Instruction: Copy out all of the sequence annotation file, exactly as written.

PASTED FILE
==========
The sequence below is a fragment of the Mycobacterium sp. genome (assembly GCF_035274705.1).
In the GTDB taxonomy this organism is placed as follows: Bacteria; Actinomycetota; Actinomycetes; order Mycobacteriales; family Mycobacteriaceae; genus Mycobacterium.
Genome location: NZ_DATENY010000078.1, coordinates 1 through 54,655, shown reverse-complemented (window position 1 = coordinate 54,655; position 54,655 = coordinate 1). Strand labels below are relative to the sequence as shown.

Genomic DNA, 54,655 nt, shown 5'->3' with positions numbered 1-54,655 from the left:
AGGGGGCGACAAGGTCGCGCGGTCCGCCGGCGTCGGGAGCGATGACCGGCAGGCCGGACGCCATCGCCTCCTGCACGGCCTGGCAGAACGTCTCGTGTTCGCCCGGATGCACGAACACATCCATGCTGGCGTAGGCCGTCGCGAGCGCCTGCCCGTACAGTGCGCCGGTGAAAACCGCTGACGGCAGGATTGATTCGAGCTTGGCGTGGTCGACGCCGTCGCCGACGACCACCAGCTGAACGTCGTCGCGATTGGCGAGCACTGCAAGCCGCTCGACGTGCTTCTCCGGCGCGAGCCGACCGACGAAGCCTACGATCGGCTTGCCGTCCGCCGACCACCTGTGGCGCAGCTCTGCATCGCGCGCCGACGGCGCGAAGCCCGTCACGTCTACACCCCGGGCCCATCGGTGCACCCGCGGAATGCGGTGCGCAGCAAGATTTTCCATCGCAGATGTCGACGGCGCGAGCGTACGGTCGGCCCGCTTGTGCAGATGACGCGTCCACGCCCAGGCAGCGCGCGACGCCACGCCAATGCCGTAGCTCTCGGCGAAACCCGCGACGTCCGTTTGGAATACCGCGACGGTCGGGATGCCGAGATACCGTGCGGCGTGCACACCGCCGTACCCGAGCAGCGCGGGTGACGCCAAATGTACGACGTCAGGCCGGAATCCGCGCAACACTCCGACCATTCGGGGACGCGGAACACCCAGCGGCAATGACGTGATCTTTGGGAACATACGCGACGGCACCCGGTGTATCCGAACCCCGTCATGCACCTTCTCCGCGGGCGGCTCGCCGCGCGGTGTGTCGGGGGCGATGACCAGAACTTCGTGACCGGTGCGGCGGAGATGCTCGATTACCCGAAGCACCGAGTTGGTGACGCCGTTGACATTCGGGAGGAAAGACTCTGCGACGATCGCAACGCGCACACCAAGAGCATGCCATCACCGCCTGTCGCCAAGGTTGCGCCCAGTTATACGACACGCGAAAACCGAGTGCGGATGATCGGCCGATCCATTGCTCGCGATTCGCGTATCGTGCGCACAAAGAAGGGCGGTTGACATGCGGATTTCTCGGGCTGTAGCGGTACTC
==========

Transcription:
The sequence below is a fragment of the Mycobacterium sp. genome (assembly GCF_035274705.1).
In the GTDB taxonomy this organism is placed as follows: Bacteria; Actinomycetota; Actinomycetes; order Mycobacteriales; family Mycobacteriaceae; genus Mycobacterium.
Genome location: NZ_DATENY010000078.1, coordinates 1 through 54,655, shown reverse-complemented (window position 1 = coordinate 54,655; position 54,655 = coordinate 1). Strand labels below are relative to the sequence as shown.

Genomic DNA, 54,655 nt, shown 5'->3' with positions numbered 1-54,655 from the left:
AGGGGGCGACAAGGTCGCGCGGTCCGCCGGCGTCGGGAGCGATGACCGGCAGGCCGGACGCCATCGCCTCCTGCACGGCCTGGCAGAACGTCTCGTGTTCGCCCGGATGCACGAACACATCCATGCTGGCGTAGGCCGTCGCGAGCGCCTGCCCGTACAGTGCGCCGGTGAAAACCGCTGACGGCAGGATTGATTCGAGCTTGGCGTGGTCGACGCCGTCGCCGACGACCACCAGCTGAACGTCGTCGCGATTGGCGAGCACTGCAAGCCGCTCGACGTGCTTCTCCGGCGCGAGCCGACCGACGAAGCCTACGATCGGCTTGCCGTCCGCCGACCACCTGTGGCGCAGCTCTGCATCGCGCGCCGACGGCGCGAAGCCCGTCACGTCTACACCCCGGGCCCATCGGTGCACCCGCGGAATGCGGTGCGCAGCAAGATTTTCCATCGCAGATGTCGACGGCGCGAGCGTACGGTCGGCCCGCTTGTGCAGATGACGCGTCCACGCCCAGGCAGCGCGCGACGCCACGCCAATGCCGTAGCTCTCGGCGAAACCCGCGACGTCCGTTTGGAATACCGCGACGGTCGGGATGCCGAGATACCGTGCGGCGTGCACACCGCCGTACCCGAGCAGCGCGGGTGACGCCAAATGTACGACGTCAGGCCGGAATCCGCGCAACACTCCGACCATTCGGGGACGCGGAACACCCAGCGGCAATGACGTGATCTTTGGGAACATACGCGACGGCACCCGGTGTATCCGAACCCCGTCATGCACCTTCTCCGCGGGCGGCTCGCCGCGCGGTGTGTCGGGGGCGATGACCAGAACTTCGTGACCGGTGCGGCGGAGATGCTCGATTACCCGAAGCACCGAGTTGGTGACGCCGTTGACATTCGGGAGGAAAGACTCTGCGACGATCGCAACGCGCACACCAAGAGCATGCCATCACCGCCTGTCGCCAAGGTTGCGCCCAGTTATACGACACGCGAAAACCGAGTGCGGATGATCGGCCGATCCATTGCTCGCGATTCGCGTATCGTGCGCACAAAGAAGGGCGGTTGACATGCGGATTTCTCGGGCTGTAGCGGTACTC